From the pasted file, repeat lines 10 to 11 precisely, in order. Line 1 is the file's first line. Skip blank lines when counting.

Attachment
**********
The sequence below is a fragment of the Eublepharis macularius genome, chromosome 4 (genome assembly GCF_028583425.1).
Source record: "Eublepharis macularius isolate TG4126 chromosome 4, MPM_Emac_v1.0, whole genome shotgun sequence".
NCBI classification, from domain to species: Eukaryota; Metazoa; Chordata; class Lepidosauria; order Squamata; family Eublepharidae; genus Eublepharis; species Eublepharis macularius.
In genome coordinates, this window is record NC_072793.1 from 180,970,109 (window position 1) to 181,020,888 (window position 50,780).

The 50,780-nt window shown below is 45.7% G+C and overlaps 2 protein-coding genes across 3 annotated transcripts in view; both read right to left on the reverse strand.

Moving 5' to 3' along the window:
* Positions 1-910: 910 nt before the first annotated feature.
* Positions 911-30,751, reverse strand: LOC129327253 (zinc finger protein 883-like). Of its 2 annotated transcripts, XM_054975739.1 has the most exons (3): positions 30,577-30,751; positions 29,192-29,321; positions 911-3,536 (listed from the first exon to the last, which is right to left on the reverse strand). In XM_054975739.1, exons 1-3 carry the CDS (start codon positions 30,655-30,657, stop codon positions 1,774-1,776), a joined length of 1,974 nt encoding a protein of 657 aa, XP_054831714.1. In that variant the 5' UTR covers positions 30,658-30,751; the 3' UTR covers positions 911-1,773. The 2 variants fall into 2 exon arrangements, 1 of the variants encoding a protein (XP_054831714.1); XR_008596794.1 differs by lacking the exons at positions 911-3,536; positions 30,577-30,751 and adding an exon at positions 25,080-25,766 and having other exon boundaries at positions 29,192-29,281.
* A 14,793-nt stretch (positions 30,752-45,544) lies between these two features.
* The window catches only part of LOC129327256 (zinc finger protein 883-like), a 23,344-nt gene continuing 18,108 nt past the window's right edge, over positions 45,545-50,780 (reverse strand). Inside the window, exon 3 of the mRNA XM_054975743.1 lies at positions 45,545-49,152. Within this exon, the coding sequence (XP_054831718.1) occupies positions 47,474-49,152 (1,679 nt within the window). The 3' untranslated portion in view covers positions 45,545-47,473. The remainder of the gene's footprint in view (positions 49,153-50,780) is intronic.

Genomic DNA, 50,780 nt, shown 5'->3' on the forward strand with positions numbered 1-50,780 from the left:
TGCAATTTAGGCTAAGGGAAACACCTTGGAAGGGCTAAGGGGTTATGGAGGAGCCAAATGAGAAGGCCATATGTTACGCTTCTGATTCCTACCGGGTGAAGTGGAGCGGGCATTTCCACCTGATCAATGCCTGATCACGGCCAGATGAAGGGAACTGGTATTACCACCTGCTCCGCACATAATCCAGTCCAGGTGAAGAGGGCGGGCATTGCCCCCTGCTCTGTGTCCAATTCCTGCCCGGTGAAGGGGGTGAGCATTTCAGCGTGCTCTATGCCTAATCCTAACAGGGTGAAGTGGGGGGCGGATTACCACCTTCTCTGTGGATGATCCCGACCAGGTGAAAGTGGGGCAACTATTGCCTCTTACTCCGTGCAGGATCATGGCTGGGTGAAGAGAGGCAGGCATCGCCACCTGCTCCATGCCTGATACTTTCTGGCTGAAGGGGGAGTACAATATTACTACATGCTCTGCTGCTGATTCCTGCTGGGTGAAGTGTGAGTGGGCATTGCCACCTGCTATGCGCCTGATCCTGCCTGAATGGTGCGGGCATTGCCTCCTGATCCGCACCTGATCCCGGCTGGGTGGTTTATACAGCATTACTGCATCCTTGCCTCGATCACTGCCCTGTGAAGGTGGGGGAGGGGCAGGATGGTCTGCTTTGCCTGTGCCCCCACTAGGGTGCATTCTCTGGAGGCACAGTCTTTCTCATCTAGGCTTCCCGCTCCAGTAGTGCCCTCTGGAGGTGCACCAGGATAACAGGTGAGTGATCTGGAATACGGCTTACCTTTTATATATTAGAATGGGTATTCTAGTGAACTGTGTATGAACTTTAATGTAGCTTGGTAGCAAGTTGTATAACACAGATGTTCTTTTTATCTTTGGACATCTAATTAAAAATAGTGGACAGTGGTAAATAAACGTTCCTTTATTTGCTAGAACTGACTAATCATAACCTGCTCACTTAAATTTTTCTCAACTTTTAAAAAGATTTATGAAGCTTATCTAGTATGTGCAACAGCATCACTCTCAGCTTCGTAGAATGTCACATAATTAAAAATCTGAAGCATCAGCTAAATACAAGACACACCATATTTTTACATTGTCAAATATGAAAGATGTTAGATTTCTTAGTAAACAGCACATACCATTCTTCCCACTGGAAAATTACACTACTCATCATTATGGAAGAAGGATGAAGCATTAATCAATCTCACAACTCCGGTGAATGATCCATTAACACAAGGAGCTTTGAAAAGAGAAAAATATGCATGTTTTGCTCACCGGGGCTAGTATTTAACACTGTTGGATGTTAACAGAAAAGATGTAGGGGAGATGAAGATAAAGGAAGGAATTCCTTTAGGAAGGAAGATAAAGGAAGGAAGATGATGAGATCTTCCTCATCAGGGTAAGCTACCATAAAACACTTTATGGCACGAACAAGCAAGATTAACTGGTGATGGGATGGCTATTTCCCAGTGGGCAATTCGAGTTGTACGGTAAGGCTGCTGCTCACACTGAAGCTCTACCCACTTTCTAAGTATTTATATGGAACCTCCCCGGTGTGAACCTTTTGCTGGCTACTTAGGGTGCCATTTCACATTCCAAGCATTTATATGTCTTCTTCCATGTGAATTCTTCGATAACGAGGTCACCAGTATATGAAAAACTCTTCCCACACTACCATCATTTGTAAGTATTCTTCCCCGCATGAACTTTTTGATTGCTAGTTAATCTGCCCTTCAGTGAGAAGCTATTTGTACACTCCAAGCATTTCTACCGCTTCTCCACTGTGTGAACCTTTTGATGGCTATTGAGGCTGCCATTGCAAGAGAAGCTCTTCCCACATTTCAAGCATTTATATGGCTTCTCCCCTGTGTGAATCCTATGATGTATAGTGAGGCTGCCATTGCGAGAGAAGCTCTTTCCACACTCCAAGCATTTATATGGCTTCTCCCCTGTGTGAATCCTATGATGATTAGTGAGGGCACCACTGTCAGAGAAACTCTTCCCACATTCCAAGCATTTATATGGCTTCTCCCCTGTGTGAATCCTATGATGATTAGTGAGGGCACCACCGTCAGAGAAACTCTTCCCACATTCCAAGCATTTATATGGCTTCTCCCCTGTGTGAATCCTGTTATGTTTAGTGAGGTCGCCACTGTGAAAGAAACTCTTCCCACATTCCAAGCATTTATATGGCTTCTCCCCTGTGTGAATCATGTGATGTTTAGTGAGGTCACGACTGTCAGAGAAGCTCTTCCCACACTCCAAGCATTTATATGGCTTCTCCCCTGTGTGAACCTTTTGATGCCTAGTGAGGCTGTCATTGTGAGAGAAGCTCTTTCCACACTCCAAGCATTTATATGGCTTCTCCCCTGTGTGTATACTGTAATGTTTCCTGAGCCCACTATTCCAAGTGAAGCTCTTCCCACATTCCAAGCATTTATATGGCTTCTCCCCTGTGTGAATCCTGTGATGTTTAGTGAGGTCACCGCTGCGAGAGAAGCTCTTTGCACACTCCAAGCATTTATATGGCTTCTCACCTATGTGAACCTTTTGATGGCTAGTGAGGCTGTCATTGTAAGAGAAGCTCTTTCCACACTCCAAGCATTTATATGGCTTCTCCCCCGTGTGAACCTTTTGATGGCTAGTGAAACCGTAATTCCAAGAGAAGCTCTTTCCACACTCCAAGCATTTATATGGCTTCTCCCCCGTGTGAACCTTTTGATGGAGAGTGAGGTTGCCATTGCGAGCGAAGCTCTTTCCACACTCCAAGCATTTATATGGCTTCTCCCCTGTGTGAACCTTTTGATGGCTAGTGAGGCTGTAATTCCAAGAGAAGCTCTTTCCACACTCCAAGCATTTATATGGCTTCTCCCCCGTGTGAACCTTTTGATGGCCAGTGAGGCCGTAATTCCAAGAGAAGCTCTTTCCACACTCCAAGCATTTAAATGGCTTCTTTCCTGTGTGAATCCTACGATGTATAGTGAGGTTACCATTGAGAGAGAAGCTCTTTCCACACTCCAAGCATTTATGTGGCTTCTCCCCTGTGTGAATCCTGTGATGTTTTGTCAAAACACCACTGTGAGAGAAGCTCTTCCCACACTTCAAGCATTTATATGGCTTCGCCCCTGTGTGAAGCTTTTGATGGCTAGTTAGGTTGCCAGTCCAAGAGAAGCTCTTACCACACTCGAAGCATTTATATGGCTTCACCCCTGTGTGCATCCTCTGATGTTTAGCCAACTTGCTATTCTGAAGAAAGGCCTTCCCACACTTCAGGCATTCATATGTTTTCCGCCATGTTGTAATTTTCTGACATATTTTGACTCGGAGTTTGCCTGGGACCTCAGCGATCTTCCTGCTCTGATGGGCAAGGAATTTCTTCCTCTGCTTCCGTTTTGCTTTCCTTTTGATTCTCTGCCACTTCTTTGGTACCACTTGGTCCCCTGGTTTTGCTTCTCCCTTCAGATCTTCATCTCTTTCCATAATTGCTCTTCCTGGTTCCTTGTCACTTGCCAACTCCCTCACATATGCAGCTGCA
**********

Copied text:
* The window catches only part of LOC129327256 (zinc finger protein 883-like), a 23,344-nt gene continuing 18,108 nt past the window's right edge, over positions 45,545-50,780 (reverse strand). Inside the window, exon 3 of the mRNA XM_054975743.1 lies at positions 45,545-49,152. Within this exon, the coding sequence (XP_054831718.1) occupies positions 47,474-49,152 (1,679 nt within the window). The 3' untranslated portion in view covers positions 45,545-47,473. The remainder of the gene's footprint in view (positions 49,153-50,780) is intronic.

Genomic DNA, 50,780 nt, shown 5'->3' on the forward strand with positions numbered 1-50,780 from the left: